Naloxone is a medicine that rapidly reverses an opioid overdose. It is an opioid antagonist. This means that it attaches to opioid receptors and reverses and blocks the effects of other opioids. Naloxone can quickly restore normal breathing to a person if their breathing has slowed or stopped because of an opioid overdose. But, naloxone has no effect on someone who does not have opioids in their system, and it is not a treatment for opioid use disorder. Examples of opioids include heroin, fentanyl, oxycodone (OxyContin®), hydrocodone (Vicodin®), codeine, and morphine.
What are some signs of an opioid overdose
- Very small pupils
- Slow or shallow breathing
- An inability to speak
- Faint heartbeat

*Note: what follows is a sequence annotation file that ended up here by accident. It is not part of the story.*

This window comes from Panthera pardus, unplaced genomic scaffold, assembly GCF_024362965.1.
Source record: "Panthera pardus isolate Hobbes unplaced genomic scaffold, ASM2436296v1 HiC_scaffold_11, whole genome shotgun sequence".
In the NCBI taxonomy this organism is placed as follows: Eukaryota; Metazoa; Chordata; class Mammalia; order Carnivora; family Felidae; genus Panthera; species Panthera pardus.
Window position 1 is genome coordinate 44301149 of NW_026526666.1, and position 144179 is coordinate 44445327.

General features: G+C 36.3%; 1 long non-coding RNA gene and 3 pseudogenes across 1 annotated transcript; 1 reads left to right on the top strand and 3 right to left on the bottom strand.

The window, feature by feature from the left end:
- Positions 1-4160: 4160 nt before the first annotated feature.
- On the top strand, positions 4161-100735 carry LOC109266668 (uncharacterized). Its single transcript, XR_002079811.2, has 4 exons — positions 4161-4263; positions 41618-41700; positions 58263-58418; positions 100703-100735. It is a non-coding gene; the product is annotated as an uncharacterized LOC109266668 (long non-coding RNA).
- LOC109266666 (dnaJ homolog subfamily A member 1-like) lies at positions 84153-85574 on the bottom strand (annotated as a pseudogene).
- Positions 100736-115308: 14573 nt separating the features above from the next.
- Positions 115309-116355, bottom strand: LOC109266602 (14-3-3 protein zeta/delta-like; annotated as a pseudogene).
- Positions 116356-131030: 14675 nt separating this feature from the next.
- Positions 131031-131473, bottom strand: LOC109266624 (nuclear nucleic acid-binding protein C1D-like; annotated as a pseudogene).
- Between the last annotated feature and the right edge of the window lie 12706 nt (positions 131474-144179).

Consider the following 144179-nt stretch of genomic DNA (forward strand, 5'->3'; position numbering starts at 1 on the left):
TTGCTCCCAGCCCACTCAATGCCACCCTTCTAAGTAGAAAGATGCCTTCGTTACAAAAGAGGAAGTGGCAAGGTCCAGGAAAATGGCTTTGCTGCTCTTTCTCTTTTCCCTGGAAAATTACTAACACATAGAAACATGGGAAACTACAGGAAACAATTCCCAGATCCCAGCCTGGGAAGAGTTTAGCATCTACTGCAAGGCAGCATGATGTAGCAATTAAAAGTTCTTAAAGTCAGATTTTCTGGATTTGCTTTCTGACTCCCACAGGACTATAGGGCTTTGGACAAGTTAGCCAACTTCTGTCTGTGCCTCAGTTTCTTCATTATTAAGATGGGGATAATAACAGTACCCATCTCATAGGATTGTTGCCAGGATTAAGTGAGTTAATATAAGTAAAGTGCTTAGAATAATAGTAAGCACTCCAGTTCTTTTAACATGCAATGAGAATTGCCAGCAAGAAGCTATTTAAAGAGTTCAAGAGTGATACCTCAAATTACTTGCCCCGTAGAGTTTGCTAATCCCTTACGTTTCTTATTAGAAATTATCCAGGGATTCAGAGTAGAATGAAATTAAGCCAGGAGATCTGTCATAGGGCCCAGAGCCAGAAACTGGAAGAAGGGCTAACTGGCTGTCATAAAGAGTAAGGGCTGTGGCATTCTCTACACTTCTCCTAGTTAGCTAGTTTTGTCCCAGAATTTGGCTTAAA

- Limp arms and legs
- Pale skin
- Purple lips and fingernails
Periodically, Lawrence County Drug and Alcohol will host Naloxone events where Naloxone is distributed free of charge to community members. You can think of Naloxone as an AED in the community to help fight the ever-growing rates of opioid overdose. To see when and where our next Naloxone event is, please check out our Narcan Distribution Calendar.
LCDAC also has a Naloxone training video that will allow you to receive a training certificate and a box of Narcan once you complete the training. The training takes approximately 40 minutes. The link to the training is below.